Wednesday, February 23, 2011


I live in a large gated community of five thousand homes, where eighty clubs cater to every interest. After my husband and I moved in, I became involved in two activities. I wanted to join a writers club, but there not being one, I started it myself.

As a former amateur actress, I joined the Performing Arts Club and had a part in one of their plays. Two years later, I was voted Vice President of Plays and suggested we produce the famous play THE MAN WHO CAME TO DINNER, written by George S. Kaufman and Moss Hart.

Unfortunately, the president of the club didn’t like it and--as I discovered later--he and his wife, who were professional actors, wanted the leading roles in a different play that year. They passed out copies of that script to all board members and encouraged them to vote for it instead of the one my committee chose. Friends insisted I’d been unfairly treated.

I then decided that, since the couple had had the play they wanted, mine could be suggested the following year. It was, and the president protested again. During the day of voting--while I was in another state attending a family wedding--he suggested a different play and mine lost again. I had no reason to believe a third try would succeed, so the project seemed impossible.

Meanwhile, however, new residents moved into our community and two very talented actors became my friends. Karen (who I wanted to play the female lead), and Marty (a perfect male lead), were behind me and offered to help get the play performed. Together we approached another retirement complex nearby which had a performing arts club, and their board agreed to put on the play, the president of the club signing the Agreement.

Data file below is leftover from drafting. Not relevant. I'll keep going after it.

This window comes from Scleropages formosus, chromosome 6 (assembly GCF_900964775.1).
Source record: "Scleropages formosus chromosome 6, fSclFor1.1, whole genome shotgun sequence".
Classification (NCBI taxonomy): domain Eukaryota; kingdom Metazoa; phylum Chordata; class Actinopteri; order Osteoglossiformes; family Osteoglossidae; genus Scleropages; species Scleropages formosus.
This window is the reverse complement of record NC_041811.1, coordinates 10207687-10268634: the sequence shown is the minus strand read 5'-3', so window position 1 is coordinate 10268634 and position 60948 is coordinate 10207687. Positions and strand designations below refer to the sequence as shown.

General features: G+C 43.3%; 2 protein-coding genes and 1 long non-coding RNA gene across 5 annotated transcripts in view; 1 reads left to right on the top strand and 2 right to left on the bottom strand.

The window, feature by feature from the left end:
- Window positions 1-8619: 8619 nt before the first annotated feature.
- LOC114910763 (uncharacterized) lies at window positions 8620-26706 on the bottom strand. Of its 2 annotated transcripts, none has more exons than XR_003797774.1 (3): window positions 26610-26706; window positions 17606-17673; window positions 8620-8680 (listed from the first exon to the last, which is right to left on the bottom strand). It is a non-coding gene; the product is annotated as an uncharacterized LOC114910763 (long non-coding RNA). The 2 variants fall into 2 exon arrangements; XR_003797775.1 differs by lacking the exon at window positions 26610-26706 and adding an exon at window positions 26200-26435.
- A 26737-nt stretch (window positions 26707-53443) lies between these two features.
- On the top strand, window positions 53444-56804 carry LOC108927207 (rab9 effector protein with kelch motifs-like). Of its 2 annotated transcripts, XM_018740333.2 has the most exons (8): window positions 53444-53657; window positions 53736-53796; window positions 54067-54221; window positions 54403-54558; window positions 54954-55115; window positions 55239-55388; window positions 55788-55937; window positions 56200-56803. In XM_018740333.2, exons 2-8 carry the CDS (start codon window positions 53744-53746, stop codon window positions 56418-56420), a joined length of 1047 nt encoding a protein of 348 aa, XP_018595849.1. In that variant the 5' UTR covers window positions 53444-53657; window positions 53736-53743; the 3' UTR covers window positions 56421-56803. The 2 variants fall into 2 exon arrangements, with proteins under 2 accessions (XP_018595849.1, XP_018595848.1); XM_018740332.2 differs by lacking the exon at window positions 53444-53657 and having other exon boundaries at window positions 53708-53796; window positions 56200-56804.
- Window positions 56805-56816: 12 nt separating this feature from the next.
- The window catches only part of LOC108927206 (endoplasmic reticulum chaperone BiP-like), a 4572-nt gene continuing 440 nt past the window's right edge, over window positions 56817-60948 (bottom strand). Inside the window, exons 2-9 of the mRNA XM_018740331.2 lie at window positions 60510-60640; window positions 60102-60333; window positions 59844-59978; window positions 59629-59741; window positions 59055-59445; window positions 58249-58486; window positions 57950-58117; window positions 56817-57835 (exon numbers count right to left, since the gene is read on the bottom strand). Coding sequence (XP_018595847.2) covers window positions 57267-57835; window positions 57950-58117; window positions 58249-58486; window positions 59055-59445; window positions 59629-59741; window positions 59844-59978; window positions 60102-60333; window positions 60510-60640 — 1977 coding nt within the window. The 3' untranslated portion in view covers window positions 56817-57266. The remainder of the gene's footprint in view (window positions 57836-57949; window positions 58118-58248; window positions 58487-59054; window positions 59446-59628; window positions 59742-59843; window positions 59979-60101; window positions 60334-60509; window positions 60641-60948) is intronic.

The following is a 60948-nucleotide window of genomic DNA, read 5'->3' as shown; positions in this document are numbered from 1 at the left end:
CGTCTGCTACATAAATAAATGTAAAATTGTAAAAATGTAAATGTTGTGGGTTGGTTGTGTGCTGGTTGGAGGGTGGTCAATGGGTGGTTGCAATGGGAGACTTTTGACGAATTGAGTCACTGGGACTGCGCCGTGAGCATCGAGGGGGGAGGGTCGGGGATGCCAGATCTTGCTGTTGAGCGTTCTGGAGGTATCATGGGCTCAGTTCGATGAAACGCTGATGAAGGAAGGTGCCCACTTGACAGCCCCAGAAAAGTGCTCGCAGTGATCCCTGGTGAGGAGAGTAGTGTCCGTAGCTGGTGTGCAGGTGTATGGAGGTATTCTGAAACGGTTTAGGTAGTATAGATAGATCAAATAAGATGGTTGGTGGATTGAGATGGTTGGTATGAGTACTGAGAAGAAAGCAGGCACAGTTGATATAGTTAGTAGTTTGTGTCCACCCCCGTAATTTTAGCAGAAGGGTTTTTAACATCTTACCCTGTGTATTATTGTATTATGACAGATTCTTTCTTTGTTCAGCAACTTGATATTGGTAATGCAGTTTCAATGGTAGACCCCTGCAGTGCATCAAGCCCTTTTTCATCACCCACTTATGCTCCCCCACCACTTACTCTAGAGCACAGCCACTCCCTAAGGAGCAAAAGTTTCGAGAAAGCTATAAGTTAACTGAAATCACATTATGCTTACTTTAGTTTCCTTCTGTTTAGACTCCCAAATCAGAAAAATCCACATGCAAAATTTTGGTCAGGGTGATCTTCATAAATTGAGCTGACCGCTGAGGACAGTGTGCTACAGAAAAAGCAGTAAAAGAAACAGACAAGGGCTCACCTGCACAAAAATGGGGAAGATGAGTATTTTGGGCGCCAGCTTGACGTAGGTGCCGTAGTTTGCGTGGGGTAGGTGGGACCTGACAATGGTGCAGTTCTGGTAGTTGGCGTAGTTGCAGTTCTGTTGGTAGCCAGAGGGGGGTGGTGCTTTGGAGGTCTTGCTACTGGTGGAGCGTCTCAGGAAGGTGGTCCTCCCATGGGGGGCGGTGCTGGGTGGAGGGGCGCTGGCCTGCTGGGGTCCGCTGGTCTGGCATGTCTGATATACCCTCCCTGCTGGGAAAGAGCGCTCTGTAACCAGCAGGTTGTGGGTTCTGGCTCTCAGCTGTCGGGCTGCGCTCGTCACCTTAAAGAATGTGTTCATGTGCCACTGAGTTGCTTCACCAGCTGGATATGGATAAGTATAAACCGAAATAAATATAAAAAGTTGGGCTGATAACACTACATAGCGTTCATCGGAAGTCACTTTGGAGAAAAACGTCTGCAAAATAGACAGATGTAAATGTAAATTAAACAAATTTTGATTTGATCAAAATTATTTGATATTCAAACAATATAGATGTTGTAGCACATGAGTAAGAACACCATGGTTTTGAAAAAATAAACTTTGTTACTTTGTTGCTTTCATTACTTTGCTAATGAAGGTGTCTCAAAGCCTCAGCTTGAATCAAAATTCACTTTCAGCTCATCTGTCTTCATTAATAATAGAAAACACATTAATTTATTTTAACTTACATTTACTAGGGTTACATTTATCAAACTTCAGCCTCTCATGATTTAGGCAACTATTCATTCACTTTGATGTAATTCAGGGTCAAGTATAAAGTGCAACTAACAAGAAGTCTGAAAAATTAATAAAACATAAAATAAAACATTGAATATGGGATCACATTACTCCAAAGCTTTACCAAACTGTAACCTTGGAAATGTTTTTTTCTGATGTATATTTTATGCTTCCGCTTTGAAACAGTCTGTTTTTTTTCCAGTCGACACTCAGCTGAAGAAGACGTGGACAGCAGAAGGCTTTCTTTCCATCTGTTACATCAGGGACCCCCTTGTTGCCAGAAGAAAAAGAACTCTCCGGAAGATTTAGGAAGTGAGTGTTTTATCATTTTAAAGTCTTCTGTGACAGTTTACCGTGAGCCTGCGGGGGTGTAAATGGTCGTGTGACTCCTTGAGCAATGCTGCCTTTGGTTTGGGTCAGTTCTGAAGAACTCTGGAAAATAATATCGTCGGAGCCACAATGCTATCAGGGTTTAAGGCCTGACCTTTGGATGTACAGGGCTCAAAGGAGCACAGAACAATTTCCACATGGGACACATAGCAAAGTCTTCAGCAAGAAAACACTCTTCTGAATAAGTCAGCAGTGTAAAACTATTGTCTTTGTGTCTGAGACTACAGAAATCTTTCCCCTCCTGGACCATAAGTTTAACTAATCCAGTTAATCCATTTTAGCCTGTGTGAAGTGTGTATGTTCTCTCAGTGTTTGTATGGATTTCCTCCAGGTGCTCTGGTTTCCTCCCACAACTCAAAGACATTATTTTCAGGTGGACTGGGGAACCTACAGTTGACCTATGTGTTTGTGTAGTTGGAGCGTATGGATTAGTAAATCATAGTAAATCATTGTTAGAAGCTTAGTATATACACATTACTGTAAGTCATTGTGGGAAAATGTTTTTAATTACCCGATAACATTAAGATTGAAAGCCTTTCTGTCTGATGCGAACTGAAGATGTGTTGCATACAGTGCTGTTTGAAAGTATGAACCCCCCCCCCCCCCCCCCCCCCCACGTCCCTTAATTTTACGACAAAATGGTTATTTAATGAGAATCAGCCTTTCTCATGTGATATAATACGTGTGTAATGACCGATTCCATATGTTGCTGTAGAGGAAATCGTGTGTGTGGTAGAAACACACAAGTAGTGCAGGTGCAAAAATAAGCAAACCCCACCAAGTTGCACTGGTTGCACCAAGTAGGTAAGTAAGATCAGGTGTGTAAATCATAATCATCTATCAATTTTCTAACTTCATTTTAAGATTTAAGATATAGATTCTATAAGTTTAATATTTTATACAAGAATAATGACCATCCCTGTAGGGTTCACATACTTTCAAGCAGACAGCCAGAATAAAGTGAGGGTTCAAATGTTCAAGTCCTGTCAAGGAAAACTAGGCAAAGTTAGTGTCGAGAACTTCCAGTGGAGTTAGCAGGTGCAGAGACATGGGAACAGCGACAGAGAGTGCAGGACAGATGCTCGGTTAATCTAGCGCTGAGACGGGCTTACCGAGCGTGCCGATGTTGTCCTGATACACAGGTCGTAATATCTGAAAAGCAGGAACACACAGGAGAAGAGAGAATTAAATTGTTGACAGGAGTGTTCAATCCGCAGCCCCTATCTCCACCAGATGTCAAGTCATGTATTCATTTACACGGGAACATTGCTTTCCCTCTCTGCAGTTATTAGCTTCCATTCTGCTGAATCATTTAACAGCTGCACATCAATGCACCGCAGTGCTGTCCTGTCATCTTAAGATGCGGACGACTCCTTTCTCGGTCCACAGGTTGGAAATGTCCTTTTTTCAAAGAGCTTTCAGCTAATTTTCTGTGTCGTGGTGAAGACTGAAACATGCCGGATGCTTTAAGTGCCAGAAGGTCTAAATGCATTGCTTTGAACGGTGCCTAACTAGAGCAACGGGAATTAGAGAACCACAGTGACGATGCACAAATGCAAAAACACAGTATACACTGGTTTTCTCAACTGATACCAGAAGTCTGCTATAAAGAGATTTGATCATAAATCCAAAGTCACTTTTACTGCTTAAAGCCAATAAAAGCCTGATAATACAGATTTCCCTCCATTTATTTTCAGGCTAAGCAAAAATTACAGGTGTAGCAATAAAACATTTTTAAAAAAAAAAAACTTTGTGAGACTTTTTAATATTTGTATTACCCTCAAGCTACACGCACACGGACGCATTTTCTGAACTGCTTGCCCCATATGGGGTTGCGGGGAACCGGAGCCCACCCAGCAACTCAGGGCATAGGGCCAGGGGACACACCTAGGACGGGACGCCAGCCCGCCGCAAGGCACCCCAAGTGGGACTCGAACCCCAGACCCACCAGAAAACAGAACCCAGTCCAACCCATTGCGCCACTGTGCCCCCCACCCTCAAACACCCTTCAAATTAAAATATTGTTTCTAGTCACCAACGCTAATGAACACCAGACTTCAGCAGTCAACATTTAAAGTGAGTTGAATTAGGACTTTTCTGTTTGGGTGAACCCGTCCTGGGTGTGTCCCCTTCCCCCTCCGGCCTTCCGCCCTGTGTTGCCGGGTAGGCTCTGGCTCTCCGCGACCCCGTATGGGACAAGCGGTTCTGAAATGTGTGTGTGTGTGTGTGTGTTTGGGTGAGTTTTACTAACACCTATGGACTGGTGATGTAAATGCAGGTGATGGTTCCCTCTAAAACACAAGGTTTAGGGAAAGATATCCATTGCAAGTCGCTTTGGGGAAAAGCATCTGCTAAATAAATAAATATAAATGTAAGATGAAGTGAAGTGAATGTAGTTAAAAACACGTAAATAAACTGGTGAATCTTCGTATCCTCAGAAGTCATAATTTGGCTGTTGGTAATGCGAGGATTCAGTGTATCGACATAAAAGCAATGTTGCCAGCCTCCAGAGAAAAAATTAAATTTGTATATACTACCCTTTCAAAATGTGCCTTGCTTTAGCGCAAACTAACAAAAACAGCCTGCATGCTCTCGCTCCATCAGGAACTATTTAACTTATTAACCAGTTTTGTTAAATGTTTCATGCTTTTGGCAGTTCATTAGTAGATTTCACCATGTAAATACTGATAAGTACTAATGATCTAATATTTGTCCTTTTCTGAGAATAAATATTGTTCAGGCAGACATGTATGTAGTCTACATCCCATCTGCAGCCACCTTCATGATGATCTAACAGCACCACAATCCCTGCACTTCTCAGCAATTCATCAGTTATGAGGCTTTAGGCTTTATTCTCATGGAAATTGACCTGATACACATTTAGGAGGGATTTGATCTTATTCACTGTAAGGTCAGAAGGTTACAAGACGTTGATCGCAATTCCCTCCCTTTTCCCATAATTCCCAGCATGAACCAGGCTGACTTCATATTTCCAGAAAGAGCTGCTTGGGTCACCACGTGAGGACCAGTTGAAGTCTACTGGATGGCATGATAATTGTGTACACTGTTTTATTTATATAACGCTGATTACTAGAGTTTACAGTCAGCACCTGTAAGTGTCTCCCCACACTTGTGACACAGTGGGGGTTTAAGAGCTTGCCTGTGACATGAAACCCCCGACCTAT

A week later, he told me they’d changed their mind. I learned a member of their board was a good friend of our club president and he had probably sabotaged our deal.

Once more the project seemed doomed, but the idea that the play should be presented refused to go away. I was reminded of a little theatre in town which put on several plays a year, and spoke with their director. She was willing to rent the theatre to me and we set a date. Because the theatre was small, and I wanted to keep the ticket price reasonable, I realized the production might sustain a financial loss. However, I planned to use my personal savings if necessary.

Other problems arose. I had to become an "entity" which would "hire" the theatre for the play, which meant paying a county fee and publishing my fictitious business name in the local newspaper. Then I had to buy liability insurance for that entity. Two weeks later the theatre closed down altogether.

By now, even my husband, who had supported me, told me to forget the idea. However, in spite of now having been rejected four times, I continued to feel it was the right thing to do.

Karen reminded me that some of the writers in my writers club wanted to write plays, and suggested I go to their board and ask if they’d sponsor the play. Three days later, the association gave permission and we could do the play on our own stage.

The only dates we could get the theatre were June 10-13, and many residents leave the desert during the summer, but ten actors from the Performing Arts Club (hereinafter PAC) signed on. To complete the cast, I took a small part in addition to directing, and we included actors who didn’t live in our community.

And then more problems arose. The actor playing the butler resigned and I had to replace him. A month later one of the two main actresses backed out. Again I was told to forget the project: after all, tickets were not on sale yet. But Karen and Marty were still there and we had made four large posters and paid for advertising, so I kept on. Two weeks later, a friend from my writing club agreed to take the part.